“Nothing really changed in the second half except our effort and our focus,” said linebacker Jordan Dobrich, whose fourth-quarter interception led to the final Pack touchdown.

“We went into the locker room at halftime and just said, ‘This is not how we want the game to end,’” tight end Jarred Gipson of the 17-10 deficit at the break. We came out, put our foot on the gas and never let go.”

Zuzo’s on-side kick wasn’t the only pivotal game-changing moment for the Pack. Running back Don Jackson’s frustrations with the 17-0 deficit, his lack of production (he had five yards over his first seven carries) and a lack of intensity by his teammates prompted the senior to call an impromptu team meeting late in the first half.

“Me and J.B. (Butler) were talking on the sideline about how we needed to get the guys up,” Jackson said. “We were back in the same old position when guys were just watching.”

Jackson gave his teammates a much-needed pep talk on the sideline.

“Don’s best play today was when be put everybody together on the sideline,” Polian said. “Something like that has to come from the players and they responded.”

Jackson’s passionate speech and Zuzo’s play were all the momentum the Pack needed going into their halftime locker room.

“It changed the whole tempo of the team,” Jackson said. “Guys got locked in and they were ready to play.”

The Wolf Pack dominated the second half thanks to Butler’s running and Wittek’s errant throws. Dobrich, cornerback Elijah Mitchell and safety Asauni Rufus all had interceptions and Seau also recovered a fumble (that he forced) in addition to his four sacks.

“Ian was great,” Polian said. “He was in their backfield today. A big-time playmaker sometimes needs to make a play and he is a big-time playmaker.”

Seau’s biggest play came on Hawaii’s final play from the Pack 17-yard line with under 90 seconds left in the game. Seau sacked Wittek for a 5-yard loss, forced a fumble and then recovered the loose ball to secure the Pack victory.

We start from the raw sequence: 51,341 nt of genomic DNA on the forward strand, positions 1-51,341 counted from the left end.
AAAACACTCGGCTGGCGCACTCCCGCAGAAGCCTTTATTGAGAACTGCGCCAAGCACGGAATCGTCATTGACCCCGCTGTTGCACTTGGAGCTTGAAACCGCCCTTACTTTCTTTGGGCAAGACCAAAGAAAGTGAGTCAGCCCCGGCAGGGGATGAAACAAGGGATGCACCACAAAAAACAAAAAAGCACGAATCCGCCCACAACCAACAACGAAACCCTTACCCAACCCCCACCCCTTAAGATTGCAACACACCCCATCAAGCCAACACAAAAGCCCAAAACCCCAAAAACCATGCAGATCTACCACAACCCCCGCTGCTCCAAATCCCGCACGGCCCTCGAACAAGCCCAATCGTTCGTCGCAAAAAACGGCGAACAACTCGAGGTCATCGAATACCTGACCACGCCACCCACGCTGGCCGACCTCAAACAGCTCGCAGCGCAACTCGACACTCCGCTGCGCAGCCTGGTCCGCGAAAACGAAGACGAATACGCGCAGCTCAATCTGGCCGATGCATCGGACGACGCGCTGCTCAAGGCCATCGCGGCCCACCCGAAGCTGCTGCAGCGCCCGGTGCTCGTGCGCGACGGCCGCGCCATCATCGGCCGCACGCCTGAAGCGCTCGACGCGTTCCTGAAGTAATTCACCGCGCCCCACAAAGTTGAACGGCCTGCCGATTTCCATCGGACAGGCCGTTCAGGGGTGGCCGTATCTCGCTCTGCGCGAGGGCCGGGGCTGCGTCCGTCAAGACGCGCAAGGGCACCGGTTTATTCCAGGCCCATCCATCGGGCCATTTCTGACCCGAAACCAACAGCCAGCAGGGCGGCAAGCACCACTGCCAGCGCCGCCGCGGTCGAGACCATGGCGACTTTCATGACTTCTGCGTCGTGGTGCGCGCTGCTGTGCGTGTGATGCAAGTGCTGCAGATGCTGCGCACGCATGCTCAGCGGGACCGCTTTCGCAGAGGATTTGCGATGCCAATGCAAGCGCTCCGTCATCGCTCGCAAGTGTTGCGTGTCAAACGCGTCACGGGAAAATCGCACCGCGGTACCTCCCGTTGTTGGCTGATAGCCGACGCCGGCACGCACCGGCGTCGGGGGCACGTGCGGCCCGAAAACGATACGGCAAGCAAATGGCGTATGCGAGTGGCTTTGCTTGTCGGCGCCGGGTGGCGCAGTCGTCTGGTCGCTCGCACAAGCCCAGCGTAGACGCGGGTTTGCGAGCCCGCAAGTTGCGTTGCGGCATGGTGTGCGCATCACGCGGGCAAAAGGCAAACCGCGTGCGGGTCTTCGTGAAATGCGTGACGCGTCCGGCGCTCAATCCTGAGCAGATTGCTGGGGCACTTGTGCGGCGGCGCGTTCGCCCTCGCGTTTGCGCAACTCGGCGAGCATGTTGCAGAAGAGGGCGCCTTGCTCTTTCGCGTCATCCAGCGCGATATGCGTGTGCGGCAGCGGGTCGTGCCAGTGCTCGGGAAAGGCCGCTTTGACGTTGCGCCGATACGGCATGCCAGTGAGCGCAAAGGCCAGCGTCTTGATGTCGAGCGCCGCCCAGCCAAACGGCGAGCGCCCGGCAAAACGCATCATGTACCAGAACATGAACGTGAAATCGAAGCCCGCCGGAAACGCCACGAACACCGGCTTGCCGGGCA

“That was a fantastic play,” Polian said.

Seau had just three sacks this season before Saturday. All four of his tackles on Saturday were his sacks.

“We’ve played a lot of teams this year that just run the ball and run the ball,” Polian said. “And when they throw the ball it’s a lot of quick passes so there isn’t a lot of opportunities for Ian Seau to show up in the stat sheet. Ian Seau is a pass rusher. Today he got a chance to put his mark on the game.”

“I’m not saying I was excited to play Hawaii but I was just relieved that we were going to play a team that was going to do more than just run the ball,” Seau said.

Wittek, in his first season at Hawaii after transferring from USC, completed 27-of-40 passes for 291 yards despite getting sacked five times and getting intercepted three times. The 6-4, 240-pounder, though, wore a huge brace on his left knee (he missed last week’s 28-27 loss at New Mexico because of a knee injury) and was unable to escape any sort of a pass rush.

“I was happy that we were playing a team that liked to throw drop-back passes,” Seau said.

The Wolf Pack and Rainbow Warriors traded field goals in the third quarter. A 29-yard field goal by Zuzo cut Hawaii’s lead to 17-13 with 7:43 to play in the third quarter and a 47-yarder by Rigoberto Sanchez gave Hawaii a 20-13 lead three minutes later.

The Wolf Pack then took over the game in the fourth quarter.